Tag Archives: anti-pattern

Losing product vision

Developers, and I am no exception, usually complain that product management people lose product vision. They are often tempted to fill the product with a bunch of “useless” features which dilute the real purpose of the product, the main job of it. And since one of the most unpleasant thing of a developer is not understanding the reason why a feature should be added, this often causes endless arguments and create a real barrier between us and them.

Now let me tell you a story that happened yesterday.

A teammate and I were were talking about making coffee. As both him and I own a single serving coffee maker at home, we always experience huge difficulties when we have to make coffee with the regular coffeemaker that we share at work. When I first had to use the machine three weeks ago, I had not touched a regular coffeemaker in the past four years. I didn’t know the proportions of coffee and water to put in the machine and the result was…spectacular.

During our conversation we came to think about a product. We had a clear problem to solve : measuring the volume of coffee to put in the coffeemaker. Instead of using a traditional measuring spoon, which would only partially solve our problem (we would still have to know how many spoonfuls to use), we quickly designed a kind of 10-cups measuring bowl :

10-cups measuring bowl

We had a product vision, a problem to solve, a job-to-be-done, or whatever you call it…and then the conversation continued. Within about 2 minutes our simple, easy-to-use, problem-solving, user-focused product was looking like this :


The new product was much more complete and full of really cool features : voice command interface, measures both water and coffee, can deal with more of less strong coffee, can make coffee for any number of cups, changes used coffee filters, washes the coffee pot, etc. But what was the problem we were trying to solve yet? Clearly we had lost our product vision.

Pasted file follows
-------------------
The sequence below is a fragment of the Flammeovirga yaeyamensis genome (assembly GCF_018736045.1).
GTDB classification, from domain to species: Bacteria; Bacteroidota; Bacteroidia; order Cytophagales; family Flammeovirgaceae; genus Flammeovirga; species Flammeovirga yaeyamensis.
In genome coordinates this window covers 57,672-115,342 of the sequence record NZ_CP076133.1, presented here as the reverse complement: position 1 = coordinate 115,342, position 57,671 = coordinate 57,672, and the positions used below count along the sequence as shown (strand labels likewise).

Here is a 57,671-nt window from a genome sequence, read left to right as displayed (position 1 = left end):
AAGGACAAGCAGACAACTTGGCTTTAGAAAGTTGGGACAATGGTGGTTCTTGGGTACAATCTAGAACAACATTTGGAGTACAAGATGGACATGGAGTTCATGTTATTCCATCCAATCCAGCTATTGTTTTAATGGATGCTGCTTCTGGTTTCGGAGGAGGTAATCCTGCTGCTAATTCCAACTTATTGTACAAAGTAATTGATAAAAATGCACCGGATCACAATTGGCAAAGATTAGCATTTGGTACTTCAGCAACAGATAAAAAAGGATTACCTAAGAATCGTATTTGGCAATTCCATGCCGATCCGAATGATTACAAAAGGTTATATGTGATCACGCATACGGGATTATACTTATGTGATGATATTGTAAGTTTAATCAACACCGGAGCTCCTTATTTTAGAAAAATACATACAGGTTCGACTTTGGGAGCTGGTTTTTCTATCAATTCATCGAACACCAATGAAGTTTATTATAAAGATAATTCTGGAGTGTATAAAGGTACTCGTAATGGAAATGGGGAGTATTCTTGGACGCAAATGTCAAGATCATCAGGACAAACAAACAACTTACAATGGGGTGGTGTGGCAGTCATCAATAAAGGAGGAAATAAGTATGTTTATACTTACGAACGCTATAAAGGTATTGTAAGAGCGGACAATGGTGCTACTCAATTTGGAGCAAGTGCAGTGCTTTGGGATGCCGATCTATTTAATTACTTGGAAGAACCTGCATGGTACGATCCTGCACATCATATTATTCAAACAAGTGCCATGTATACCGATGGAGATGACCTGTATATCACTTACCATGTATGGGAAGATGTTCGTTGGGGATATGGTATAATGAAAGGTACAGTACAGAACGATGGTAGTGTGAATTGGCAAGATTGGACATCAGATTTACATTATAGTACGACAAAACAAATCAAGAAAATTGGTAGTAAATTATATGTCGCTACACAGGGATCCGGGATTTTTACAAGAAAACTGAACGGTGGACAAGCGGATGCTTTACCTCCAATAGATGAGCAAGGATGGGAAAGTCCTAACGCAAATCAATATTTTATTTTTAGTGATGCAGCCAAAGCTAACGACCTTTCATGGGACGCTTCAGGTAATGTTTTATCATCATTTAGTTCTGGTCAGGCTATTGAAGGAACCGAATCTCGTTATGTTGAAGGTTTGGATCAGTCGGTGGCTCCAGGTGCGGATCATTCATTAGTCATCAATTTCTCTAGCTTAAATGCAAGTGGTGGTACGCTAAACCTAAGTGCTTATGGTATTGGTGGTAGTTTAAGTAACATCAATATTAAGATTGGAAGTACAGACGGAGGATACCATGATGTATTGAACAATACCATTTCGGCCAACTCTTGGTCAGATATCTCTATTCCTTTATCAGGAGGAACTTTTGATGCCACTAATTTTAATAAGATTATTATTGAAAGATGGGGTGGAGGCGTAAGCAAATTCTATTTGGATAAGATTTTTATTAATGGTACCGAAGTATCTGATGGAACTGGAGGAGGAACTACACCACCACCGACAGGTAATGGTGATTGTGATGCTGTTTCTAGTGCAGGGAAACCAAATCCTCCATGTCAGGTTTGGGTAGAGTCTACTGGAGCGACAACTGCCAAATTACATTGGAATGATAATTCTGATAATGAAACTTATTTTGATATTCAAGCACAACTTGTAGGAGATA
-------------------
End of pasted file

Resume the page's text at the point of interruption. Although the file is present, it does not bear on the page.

Quickly designing a product is easy. Making it evolve in a consistent and coherent way is much harder, and it’s everyone’s job in the team to try and stay focused on the main problems the product is meant to solve. Because losing this focus is also very easy, we must work together on the product, not against each other like we often do.

SOLID – Introduction

On peut constater que la plupart des développeurs qui utilisent quotidiennement la programmation orientée objet connaissent généralement non seulement ses grands principes (interfaces, classes, héritage, polymorphisme, etc.) mais aussi une ribambelle de design patterns qu’ils essaient de placer un peu partout, sans forcément en connaître les subtilités. Continue reading SOLID – Introduction

smell of if

code smell is a hint, a clue which indicates that a potential problem is hidden somewhere in the code. Some of them are well-known by every developer, like too long identifiers, too short identifiers, duplicated code, too many parameters, dead code, etc.

Today, I’m going to tell you about a particular code smell that I recently had to fight against. Failing to find an official term, I will simply call it the if-else tree. Continue reading smell of if